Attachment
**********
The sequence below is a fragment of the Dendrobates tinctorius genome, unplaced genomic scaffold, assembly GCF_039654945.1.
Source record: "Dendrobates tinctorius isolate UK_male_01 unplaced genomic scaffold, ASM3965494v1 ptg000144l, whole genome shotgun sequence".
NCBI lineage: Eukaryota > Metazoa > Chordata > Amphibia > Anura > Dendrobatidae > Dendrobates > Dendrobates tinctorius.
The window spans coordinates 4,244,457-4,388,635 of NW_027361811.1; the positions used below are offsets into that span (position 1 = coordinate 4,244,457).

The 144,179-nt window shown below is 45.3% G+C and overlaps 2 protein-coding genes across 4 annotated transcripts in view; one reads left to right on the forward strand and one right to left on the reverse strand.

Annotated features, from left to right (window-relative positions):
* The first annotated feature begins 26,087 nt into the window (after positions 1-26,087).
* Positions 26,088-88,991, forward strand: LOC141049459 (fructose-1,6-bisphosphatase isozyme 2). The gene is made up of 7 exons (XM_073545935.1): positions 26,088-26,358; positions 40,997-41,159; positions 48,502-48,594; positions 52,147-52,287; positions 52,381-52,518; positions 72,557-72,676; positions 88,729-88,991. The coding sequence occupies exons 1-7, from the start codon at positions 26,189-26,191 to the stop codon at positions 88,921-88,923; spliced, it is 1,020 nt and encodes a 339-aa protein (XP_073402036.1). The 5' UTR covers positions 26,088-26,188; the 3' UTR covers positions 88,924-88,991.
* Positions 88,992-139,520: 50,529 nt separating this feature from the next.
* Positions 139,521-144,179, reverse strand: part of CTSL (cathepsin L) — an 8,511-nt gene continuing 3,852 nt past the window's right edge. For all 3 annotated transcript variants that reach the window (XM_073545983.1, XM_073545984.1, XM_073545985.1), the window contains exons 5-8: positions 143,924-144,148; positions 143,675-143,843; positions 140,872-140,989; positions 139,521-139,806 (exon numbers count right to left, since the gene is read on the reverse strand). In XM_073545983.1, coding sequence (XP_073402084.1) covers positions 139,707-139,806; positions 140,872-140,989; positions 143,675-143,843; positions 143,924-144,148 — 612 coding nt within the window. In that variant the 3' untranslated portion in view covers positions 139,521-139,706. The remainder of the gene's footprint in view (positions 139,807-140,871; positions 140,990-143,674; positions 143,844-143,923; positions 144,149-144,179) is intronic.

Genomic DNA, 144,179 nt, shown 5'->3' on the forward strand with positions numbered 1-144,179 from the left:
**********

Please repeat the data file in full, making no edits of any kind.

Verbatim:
The sequence below is a fragment of the Dendrobates tinctorius genome, unplaced genomic scaffold, assembly GCF_039654945.1.
Source record: "Dendrobates tinctorius isolate UK_male_01 unplaced genomic scaffold, ASM3965494v1 ptg000144l, whole genome shotgun sequence".
NCBI lineage: Eukaryota > Metazoa > Chordata > Amphibia > Anura > Dendrobatidae > Dendrobates > Dendrobates tinctorius.
The window spans coordinates 4,244,457-4,388,635 of NW_027361811.1; the positions used below are offsets into that span (position 1 = coordinate 4,244,457).

The 144,179-nt window shown below is 45.3% G+C and overlaps 2 protein-coding genes across 4 annotated transcripts in view; one reads left to right on the forward strand and one right to left on the reverse strand.

Annotated features, from left to right (window-relative positions):
* The first annotated feature begins 26,087 nt into the window (after positions 1-26,087).
* Positions 26,088-88,991, forward strand: LOC141049459 (fructose-1,6-bisphosphatase isozyme 2). The gene is made up of 7 exons (XM_073545935.1): positions 26,088-26,358; positions 40,997-41,159; positions 48,502-48,594; positions 52,147-52,287; positions 52,381-52,518; positions 72,557-72,676; positions 88,729-88,991. The coding sequence occupies exons 1-7, from the start codon at positions 26,189-26,191 to the stop codon at positions 88,921-88,923; spliced, it is 1,020 nt and encodes a 339-aa protein (XP_073402036.1). The 5' UTR covers positions 26,088-26,188; the 3' UTR covers positions 88,924-88,991.
* Positions 88,992-139,520: 50,529 nt separating this feature from the next.
* Positions 139,521-144,179, reverse strand: part of CTSL (cathepsin L) — an 8,511-nt gene continuing 3,852 nt past the window's right edge. For all 3 annotated transcript variants that reach the window (XM_073545983.1, XM_073545984.1, XM_073545985.1), the window contains exons 5-8: positions 143,924-144,148; positions 143,675-143,843; positions 140,872-140,989; positions 139,521-139,806 (exon numbers count right to left, since the gene is read on the reverse strand). In XM_073545983.1, coding sequence (XP_073402084.1) covers positions 139,707-139,806; positions 140,872-140,989; positions 143,675-143,843; positions 143,924-144,148 — 612 coding nt within the window. In that variant the 3' untranslated portion in view covers positions 139,521-139,706. The remainder of the gene's footprint in view (positions 139,807-140,871; positions 140,990-143,674; positions 143,844-143,923; positions 144,149-144,179) is intronic.

Genomic DNA, 144,179 nt, shown 5'->3' on the forward strand with positions numbered 1-144,179 from the left: